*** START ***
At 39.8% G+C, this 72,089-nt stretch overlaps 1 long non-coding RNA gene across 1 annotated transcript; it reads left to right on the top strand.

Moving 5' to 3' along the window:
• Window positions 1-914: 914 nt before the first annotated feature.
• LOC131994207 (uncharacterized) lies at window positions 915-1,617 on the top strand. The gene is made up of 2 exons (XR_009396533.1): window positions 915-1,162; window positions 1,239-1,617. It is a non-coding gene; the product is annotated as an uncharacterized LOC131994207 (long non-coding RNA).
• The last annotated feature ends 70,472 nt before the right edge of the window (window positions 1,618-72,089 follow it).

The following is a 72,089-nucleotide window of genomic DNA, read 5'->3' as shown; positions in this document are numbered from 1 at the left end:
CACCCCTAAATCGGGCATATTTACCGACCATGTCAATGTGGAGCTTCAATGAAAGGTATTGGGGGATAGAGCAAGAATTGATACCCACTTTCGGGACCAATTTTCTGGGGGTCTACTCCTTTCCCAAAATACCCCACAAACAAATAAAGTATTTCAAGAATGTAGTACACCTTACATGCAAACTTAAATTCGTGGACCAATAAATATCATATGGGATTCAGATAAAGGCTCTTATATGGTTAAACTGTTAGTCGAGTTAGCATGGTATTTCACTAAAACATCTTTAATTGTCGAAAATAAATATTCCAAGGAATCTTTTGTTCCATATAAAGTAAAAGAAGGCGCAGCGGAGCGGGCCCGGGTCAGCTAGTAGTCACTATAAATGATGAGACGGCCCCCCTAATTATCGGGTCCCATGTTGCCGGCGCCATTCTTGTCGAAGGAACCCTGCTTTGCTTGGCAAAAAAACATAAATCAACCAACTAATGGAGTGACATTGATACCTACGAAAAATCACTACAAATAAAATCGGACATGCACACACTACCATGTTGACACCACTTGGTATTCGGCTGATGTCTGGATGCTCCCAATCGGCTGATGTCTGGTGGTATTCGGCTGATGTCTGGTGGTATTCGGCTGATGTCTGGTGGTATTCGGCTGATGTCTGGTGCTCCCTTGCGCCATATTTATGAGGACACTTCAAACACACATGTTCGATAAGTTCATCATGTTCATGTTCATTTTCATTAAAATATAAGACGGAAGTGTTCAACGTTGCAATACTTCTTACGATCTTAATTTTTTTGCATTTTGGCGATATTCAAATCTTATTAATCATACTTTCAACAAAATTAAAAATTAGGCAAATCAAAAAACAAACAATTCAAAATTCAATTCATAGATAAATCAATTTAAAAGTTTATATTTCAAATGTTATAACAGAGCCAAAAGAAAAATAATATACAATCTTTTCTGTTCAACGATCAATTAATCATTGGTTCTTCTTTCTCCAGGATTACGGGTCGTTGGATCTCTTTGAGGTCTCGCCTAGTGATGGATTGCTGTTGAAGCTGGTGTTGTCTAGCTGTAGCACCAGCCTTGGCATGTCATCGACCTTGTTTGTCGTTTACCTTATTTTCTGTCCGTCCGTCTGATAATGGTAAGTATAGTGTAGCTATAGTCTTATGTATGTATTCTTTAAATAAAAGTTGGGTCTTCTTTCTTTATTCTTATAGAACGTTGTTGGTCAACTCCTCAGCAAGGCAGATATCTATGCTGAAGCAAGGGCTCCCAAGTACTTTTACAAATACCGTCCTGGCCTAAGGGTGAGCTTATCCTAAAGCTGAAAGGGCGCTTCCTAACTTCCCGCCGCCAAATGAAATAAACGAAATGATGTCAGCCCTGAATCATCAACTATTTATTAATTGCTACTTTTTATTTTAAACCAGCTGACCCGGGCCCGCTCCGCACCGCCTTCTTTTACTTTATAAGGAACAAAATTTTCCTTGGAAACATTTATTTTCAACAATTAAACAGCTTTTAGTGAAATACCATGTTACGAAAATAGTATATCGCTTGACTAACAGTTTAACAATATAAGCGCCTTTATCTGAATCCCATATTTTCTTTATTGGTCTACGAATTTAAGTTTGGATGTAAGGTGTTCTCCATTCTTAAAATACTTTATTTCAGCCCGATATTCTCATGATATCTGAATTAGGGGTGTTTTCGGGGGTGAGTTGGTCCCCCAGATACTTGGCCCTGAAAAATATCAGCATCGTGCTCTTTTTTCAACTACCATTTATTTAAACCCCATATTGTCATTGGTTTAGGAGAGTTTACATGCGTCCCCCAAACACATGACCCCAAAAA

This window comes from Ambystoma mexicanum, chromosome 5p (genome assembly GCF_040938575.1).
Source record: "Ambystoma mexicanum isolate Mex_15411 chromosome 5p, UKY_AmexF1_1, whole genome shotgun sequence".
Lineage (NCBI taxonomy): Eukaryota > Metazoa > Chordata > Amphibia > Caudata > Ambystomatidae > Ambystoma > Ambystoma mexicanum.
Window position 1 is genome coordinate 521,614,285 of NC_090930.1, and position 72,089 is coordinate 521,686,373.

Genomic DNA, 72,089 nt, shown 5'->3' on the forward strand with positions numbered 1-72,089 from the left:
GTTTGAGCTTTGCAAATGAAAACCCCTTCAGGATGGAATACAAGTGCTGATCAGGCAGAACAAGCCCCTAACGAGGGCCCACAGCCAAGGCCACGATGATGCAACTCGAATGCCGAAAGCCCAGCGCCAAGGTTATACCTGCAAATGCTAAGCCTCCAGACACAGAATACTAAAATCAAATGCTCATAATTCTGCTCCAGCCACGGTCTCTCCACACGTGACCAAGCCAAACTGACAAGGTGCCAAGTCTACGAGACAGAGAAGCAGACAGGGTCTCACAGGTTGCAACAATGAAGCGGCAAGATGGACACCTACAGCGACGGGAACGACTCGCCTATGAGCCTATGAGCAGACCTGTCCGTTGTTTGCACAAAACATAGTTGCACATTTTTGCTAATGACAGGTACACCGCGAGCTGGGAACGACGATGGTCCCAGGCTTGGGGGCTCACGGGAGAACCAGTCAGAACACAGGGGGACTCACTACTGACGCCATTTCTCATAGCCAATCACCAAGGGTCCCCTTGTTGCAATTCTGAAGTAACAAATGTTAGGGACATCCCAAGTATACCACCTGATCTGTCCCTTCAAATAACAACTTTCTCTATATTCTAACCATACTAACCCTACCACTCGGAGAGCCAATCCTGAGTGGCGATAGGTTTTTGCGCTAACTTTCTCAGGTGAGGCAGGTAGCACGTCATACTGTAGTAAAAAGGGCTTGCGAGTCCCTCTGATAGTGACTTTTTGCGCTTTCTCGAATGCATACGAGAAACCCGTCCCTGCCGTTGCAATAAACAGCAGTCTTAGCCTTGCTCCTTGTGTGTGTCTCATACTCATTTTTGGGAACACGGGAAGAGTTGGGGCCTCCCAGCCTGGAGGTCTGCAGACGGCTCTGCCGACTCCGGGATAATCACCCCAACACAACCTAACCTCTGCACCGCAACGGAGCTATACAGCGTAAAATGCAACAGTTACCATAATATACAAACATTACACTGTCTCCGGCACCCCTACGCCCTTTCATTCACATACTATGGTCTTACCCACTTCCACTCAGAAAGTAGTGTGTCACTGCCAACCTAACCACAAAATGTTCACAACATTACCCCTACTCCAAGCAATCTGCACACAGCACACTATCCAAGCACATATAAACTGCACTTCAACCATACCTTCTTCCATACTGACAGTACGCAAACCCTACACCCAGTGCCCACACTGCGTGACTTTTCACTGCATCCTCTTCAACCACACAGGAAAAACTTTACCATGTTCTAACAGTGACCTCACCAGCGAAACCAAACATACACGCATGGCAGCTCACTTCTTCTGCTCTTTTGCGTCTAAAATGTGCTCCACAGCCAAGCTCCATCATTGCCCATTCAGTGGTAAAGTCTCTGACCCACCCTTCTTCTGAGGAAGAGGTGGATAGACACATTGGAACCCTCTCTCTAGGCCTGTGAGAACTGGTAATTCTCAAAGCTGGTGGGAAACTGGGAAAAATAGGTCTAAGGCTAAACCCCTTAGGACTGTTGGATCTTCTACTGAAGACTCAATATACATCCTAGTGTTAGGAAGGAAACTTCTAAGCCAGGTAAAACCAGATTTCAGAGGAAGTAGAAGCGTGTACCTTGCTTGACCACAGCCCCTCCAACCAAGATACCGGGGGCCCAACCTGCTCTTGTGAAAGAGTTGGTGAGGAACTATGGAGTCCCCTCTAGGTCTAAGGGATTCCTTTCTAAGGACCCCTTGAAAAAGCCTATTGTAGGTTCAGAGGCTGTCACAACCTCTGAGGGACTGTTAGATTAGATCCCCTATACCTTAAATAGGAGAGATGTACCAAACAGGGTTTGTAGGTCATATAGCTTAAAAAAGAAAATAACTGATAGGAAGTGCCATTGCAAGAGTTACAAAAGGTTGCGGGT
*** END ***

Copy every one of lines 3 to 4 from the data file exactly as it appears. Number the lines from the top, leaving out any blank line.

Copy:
• Window positions 1-914: 914 nt before the first annotated feature.
• LOC131994207 (uncharacterized) lies at window positions 915-1,617 on the top strand. The gene is made up of 2 exons (XR_009396533.1): window positions 915-1,162; window positions 1,239-1,617. It is a non-coding gene; the product is annotated as an uncharacterized LOC131994207 (long non-coding RNA).